Observe boundaries: Don't risk having to tear down that fence by going even one inch over your property line. Study your house line drawing or plat (http://www.houselogic.com/articles/property-lines-101-speak-same-language-during-dispute/) or order a new survey ($500 to $1,000) from a land surveyor to be sure of boundaries. Fence companies usually install a foot inside the line, to be on the safe side.

Respect limits: Fencing companies obtain permits and must know local zoning regulations for height, setbacks, and other restrictions. Height limits typically are 6 feet for side and back yards; 4 feet for front yards. More restrictive rules often apply to corner lots, where blind curves can limit driving visibility. To avoid disputes, review restrictions with your fence company before choosing a fence.

Follow HOA rules: Fencing companies are not responsible for knowing home owners association dos and don'ts; that's your job. Unless you want to suffer committee wrath, and engage in a dispute, follow HOA guidelines (http://www.houselogic.com/articles/hoas-what-you-need-to-know-about-rules/). HOAs can dictate style, height, and maintenance. If your HOA wants all structures to match, you won't have much wiggle room.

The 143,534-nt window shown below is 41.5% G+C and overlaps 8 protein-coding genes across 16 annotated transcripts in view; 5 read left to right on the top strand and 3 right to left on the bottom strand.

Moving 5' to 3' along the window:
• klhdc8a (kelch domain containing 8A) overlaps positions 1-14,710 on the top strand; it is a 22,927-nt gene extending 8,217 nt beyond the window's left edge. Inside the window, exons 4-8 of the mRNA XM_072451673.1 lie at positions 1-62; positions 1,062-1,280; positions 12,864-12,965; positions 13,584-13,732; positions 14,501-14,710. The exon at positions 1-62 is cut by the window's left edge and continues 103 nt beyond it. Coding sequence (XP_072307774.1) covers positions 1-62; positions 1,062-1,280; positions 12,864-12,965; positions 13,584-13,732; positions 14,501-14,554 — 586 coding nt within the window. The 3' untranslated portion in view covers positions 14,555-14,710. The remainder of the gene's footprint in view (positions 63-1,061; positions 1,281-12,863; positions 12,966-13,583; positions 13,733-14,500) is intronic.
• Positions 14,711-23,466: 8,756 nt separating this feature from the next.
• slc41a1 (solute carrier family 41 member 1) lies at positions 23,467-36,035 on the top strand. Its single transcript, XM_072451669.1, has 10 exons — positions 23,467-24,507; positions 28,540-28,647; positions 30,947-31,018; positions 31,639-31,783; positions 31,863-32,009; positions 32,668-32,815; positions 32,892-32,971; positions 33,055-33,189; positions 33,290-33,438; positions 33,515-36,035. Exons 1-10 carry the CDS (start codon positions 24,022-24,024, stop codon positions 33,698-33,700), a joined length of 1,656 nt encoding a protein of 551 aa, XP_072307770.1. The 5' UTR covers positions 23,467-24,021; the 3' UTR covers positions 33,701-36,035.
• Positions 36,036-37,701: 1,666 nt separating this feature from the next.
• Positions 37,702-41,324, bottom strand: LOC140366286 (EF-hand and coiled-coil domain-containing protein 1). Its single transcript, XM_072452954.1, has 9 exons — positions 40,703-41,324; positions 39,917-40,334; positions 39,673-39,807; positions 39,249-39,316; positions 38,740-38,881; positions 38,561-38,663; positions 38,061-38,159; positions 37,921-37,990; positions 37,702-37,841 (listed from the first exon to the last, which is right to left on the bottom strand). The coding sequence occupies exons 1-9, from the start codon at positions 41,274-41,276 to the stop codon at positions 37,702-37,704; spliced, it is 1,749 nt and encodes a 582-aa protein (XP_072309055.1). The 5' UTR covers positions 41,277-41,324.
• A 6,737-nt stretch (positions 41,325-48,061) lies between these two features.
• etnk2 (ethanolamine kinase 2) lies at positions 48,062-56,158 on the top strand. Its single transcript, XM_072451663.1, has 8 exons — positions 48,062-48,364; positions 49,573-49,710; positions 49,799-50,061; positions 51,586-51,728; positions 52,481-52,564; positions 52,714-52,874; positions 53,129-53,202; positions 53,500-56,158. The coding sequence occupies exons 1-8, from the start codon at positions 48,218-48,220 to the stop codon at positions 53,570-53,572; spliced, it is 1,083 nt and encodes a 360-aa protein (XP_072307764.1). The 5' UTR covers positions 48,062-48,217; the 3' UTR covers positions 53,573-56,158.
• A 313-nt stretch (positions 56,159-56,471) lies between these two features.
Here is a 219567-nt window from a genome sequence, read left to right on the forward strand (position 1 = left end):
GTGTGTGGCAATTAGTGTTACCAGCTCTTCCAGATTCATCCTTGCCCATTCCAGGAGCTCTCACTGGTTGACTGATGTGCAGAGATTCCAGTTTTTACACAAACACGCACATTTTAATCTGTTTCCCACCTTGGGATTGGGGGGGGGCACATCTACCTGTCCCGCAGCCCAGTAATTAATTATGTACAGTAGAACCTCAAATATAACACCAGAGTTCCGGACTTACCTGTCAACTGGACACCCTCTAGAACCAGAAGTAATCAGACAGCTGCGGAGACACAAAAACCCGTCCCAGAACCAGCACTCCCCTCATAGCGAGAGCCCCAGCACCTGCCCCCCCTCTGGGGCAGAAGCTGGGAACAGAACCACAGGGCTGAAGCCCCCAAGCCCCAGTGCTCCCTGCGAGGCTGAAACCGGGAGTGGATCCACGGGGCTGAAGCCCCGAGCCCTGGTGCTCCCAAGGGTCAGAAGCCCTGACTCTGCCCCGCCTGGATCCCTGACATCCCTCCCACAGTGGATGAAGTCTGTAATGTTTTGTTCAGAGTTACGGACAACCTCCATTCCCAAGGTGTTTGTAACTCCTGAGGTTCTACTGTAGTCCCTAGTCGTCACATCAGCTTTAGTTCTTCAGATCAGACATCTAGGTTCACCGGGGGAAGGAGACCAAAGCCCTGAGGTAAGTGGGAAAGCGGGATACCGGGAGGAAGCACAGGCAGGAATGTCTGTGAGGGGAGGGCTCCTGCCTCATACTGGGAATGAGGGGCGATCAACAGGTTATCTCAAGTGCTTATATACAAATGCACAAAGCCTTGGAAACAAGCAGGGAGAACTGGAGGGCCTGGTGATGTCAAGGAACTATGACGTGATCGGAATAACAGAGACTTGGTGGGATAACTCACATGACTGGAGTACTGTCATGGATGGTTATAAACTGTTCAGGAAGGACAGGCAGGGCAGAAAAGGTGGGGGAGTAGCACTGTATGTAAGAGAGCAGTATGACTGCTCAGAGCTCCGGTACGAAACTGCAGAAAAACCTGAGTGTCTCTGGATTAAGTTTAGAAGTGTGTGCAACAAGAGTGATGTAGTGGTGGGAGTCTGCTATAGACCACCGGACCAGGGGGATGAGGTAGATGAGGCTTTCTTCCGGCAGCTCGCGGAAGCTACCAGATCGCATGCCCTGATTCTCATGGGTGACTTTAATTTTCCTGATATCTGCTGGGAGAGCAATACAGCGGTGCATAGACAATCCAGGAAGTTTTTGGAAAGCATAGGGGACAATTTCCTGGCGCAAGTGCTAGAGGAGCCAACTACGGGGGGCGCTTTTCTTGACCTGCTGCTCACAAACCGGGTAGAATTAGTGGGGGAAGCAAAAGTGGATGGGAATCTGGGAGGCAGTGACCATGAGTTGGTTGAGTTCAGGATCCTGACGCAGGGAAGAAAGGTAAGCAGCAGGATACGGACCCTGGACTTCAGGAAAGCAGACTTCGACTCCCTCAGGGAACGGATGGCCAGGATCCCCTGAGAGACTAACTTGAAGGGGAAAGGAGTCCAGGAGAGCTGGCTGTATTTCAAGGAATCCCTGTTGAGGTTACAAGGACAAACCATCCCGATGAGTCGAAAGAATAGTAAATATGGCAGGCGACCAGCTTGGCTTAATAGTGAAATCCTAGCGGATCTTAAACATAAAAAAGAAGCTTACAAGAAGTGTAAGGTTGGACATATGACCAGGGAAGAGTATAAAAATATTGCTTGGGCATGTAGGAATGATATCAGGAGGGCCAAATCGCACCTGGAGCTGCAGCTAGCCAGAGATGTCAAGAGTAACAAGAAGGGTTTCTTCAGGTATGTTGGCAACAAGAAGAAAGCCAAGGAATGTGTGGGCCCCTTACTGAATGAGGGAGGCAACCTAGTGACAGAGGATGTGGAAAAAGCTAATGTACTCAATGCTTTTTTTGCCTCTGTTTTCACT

Share your plans: No one likes surprises. Before installing, save yourself a fence dispute and have a conversation with neighbors. If property line issues (http://www.houselogic.com/articles/property-line-disputes-peaceful-ways-settle-boundary-issues/) exist, resolve them before installation. No need to show neighbors the design--that's just inviting trouble. They have to live with your choice unless it lowers property values or is dangerous.